In this passage, Paul shows that both Jews and Gentiles need the gospel because they have all sinned. He begins by using the word, “therefore,” indicating that he is giving the logical conclusion, or result, of the preceding idea. In this case, he has just listed the sins that are committed by unbelievers. Therefore, when he tells those who judge others that they have no excuse, the implicit reason that they have no excuse is because they practice the very same things that are practiced by those whom they judge. Of course, Paul also plainly states this in the same sentence.
Having rebuked the judgmental attitude of his target audience, in verse 4, he states that God’s kindness leads people to repentance. The word, “repentance,” is a translation of the word, metanoia, which literally means, “a change of mind.” However, in the Bible, it does not mean a change of mind about a single issue, but rather a change of the entire mind, or a fundamental change in the way in which one thinks. In verse 5, Paul says that, because the hypocrites to whom he has been speaking refuse to repent, they are currently increasing the wrath of God, which will be unleashed upon them on the day of judgment.
In verse 7, Paul says that those who persevere in doing good to obtain glory, honor, and immortality will receive eternal life. In verse 8, he says that those whose ambitions are selfish, and do not obey the truth, or God’s Word, but are unrighteous, will receive God’s wrath and anger. In the next verse, he says that that wrath and anger will cause trouble and distress for those who do evil, beginning with Jews. However, in the next verse, he says that those who do good will receive glory, honor, and inner peace. According to verse 11, the reason that both Jews and Greeks receive the same things based upon their spiritual condition is that God is impartial. In other words, He does not treat people differently based upon their ethnicity.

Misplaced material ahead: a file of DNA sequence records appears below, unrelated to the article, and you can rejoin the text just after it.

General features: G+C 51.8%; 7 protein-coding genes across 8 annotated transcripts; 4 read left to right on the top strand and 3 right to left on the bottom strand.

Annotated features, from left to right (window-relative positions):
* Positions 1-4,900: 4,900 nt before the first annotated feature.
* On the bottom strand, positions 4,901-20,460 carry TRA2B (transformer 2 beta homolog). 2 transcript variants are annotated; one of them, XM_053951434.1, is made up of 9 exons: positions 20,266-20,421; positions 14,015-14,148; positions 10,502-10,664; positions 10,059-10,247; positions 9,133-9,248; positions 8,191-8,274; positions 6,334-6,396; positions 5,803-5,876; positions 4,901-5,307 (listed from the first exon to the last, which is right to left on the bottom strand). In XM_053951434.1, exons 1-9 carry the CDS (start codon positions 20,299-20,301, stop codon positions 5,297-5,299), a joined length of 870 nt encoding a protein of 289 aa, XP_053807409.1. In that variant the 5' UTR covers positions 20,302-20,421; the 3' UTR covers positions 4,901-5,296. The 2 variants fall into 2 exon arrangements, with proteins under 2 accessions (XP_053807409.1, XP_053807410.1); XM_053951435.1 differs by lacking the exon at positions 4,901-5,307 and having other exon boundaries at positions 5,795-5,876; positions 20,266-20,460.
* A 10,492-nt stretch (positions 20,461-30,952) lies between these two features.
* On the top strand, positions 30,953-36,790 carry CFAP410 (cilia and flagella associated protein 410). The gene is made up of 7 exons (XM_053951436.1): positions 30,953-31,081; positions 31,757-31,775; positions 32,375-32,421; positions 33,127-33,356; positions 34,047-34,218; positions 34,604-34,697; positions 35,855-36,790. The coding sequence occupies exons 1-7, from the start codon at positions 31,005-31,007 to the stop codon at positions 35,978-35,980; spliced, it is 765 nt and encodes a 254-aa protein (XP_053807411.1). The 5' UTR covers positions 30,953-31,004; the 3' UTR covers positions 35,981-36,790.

In verse 12, Paul presents more proof that God is impartial in His judgments. The first proof is that all who have sinned, or have committed ungodliness and unrighteousness, without the Mosaic Law for the nation of Israel, will perish, or eternally die without the Law. However, those who have sinned while being obligated to obey the Law will be judged by the Law on judgment day. Paul explains why those under the Law will be judged by the Law, and therefore perish, in verse 13: those who only hear the Law are not just, or righteous, before God. Rather, only those who perfectly obey the Law will be justified, or considered to be righteous by God.
In verse 14, Paul begins to explain how Gentiles can be judged without the Law of Moses. The first reason is that they naturally do the things that the Law says to do. This reveals that they have a moral law within them, which is the essence of the Law. Therefore, their consciences, which serve as their law, will reveal whether their deeds were good or evil on judgment day.